Last week, the Massachusetts state Senate approved legislation to move us forward on climate action. An Act setting next-generation climate policy (S.2477) calls for net-zero carbon emissions by 2050 – a more ambitious goal than the current state target.

This newly introduced, fast-moving bill is a top Mass Audubon legislative priority, and would advance our organization’s Climate Action Plan. It was among three climate-related bills to pass, the other two of which address energy efficiency and electric and net-zero vehicle programs.

Participants in the Youth Climate Strike calling for action at the State House this past September

Currently, thanks to the Global Warming Solutions Act passed in 2008, Massachusetts is required to reduce its emissions to 80% below 1990 levels by 2050, with an interim goal of 25% below 1990 levels by 2020.

The new Next Generation bill ramps up those goals to achieve net-zero emissions for our state by 2050. It would set interim targets every five years, and would require a market-based, carbon-pricing mechanism for the transportation, commercial building, and residential sectors.

Mass Audubon, with our partners at The Nature Conservancy and The Trustees, helped ensure an amendment was included to recognize the importance of carbon sequestration by natural and working lands towards meeting emissions reductions goals. If the bill passes, this would mark the first time in Massachusetts this type of recognition would be given in emissions regulations.

The bills will now move on to the House, where we will work to amend it further to include industrial scale offshore wind – an important clean energy component for achieving emissions targets. Stay tuned for opportunities to help these Next Generation policies succeed!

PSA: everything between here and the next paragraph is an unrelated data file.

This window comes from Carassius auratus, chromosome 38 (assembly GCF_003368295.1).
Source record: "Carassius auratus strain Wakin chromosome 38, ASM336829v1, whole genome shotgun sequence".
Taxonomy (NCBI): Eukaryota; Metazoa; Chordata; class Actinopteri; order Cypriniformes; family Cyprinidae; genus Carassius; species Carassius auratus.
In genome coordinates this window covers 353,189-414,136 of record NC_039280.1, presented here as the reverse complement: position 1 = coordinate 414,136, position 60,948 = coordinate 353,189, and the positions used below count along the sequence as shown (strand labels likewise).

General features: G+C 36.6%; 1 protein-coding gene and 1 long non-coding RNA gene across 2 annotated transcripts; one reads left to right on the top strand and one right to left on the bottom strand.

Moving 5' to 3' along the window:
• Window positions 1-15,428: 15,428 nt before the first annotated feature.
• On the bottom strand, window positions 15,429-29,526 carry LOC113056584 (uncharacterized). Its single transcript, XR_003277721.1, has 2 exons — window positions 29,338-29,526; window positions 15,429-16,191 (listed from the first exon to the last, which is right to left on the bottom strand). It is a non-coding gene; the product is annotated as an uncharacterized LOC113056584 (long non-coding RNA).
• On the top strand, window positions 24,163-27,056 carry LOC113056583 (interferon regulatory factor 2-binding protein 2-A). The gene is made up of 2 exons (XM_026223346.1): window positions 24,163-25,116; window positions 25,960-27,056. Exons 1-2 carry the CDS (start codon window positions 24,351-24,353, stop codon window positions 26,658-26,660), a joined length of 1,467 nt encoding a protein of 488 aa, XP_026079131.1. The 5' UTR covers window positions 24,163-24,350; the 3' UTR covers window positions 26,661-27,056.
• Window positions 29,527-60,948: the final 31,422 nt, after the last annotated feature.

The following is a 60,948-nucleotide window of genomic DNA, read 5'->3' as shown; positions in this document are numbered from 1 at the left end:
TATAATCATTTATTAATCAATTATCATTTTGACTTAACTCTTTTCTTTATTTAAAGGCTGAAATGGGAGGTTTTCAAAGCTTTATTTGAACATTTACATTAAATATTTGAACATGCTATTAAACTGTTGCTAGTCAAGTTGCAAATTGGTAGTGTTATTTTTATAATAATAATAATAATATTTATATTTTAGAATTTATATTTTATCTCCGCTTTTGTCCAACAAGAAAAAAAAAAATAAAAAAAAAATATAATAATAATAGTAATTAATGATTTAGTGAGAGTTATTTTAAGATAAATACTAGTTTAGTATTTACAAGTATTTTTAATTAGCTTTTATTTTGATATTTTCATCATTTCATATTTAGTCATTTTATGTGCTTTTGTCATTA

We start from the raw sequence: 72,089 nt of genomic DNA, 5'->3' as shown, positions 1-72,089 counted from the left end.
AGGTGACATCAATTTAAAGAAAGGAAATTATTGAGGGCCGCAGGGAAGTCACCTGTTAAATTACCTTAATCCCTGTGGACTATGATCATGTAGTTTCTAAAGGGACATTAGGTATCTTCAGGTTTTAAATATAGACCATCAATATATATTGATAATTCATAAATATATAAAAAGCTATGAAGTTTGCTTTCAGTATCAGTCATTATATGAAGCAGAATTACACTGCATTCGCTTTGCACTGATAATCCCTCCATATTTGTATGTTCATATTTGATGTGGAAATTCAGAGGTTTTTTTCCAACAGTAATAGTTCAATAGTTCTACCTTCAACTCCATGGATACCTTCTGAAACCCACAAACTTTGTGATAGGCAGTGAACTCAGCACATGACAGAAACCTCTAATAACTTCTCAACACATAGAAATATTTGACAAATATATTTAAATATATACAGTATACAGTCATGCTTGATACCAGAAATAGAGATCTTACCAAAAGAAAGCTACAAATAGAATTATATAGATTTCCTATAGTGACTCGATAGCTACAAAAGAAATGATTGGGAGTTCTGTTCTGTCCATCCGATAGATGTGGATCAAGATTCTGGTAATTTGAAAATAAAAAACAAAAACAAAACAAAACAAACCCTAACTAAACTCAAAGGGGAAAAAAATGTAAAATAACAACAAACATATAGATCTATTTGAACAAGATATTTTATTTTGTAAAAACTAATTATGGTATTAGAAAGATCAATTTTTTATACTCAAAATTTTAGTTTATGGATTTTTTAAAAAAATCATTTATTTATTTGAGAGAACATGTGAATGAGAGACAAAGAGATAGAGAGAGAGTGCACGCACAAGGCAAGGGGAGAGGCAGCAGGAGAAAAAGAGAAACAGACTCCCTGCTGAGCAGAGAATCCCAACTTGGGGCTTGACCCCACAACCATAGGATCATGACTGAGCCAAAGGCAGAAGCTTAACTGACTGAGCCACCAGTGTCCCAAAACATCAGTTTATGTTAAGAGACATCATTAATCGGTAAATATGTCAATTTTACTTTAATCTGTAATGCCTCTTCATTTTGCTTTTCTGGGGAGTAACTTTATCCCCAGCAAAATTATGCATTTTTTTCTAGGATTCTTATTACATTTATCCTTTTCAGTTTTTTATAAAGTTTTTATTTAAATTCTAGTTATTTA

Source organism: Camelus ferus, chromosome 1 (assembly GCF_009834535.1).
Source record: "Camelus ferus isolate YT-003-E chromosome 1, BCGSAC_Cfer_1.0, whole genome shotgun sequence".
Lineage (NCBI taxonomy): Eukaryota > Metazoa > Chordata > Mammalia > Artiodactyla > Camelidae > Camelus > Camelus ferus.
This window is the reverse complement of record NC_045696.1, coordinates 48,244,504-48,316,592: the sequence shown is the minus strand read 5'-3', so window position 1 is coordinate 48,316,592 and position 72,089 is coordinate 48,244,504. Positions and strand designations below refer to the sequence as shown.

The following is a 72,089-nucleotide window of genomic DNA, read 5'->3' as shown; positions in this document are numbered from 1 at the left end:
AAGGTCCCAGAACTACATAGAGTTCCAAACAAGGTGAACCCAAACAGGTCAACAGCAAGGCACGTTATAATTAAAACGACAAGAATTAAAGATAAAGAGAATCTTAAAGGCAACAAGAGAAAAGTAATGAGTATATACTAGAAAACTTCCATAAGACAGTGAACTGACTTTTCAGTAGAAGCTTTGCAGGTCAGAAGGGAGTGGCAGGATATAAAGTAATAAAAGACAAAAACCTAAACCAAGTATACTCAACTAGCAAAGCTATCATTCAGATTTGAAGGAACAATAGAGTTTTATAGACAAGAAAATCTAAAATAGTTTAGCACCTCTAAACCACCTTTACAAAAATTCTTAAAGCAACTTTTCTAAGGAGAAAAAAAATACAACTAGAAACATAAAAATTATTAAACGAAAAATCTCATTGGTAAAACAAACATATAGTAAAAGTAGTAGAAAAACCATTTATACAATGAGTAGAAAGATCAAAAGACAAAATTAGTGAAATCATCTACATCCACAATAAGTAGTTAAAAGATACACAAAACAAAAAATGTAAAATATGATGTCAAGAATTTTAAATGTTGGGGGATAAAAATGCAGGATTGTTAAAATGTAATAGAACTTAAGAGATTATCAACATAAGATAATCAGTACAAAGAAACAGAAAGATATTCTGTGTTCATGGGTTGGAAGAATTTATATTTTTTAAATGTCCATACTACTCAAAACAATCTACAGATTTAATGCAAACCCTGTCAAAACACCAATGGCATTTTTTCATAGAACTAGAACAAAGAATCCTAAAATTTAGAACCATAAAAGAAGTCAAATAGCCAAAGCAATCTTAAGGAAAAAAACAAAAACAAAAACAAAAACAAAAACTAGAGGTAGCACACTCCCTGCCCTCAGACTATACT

The Beacon Hill Weekly Roundup – January 27, 2020

Another Look at Cars and Carbon

This Op Ed from Mass Audubon’s advocacy director takes a deeper look at the Transportation and Climate Initiative. You can still support this regional effort to reduce carbon pollution from cars and trucks.

Climate Central

→ Governor Baker commits to making Massachusetts net-zero by 2050
→ The state has updated its Greenhouse Gas Emissions Inventory, and is on track to meet its 2025 goal
→ New Yale report finds climate change will be a voting issue

Climate Bills up for State House Debate

This week, a package of new climate change bills will be debated in the state Senate, an effort that also aligns with the state’s net-zero by 2050 goal. We support these proposals, and encourage the inclusion of offshore wind to achieve their goals.

Protecting US Waters

Last week, the Trump administration finalized a rule to remove federal protections for a large percentage of US streams and wetlands. We opposed this environmentally-damaging change when it was first proposed, and several states including Massachusetts are expected to file lawsuits.

Share Your Thoughts on Mosquito Spraying

Last year, Eastern Equine Encephalitis (EEE) occurred across a record portion of Massachusetts, resulting in a high volume of aerial pesticide spraying by the state. Mass Audubon and the Massachusetts Rivers Alliance are collecting input from watershed and environmental groups to share with the Department of Public Health.

Help #FundLWCF

The federal Land and Water Conservation Fund (LWCF) helps protect invaluable wild spaces across Massachusetts and the United States. Although LWCF was permanently reauthorized last year, its annual funding is still not guaranteed.

Mass Audubon is a member of the LWCF Coalition, and we hope to see federal legislation pass this session to secure that annual funding.

The Cape Cod Nationaoeashore is protected in part thanks to LWCF funding. Photo credit: Karen Regan, National Park Service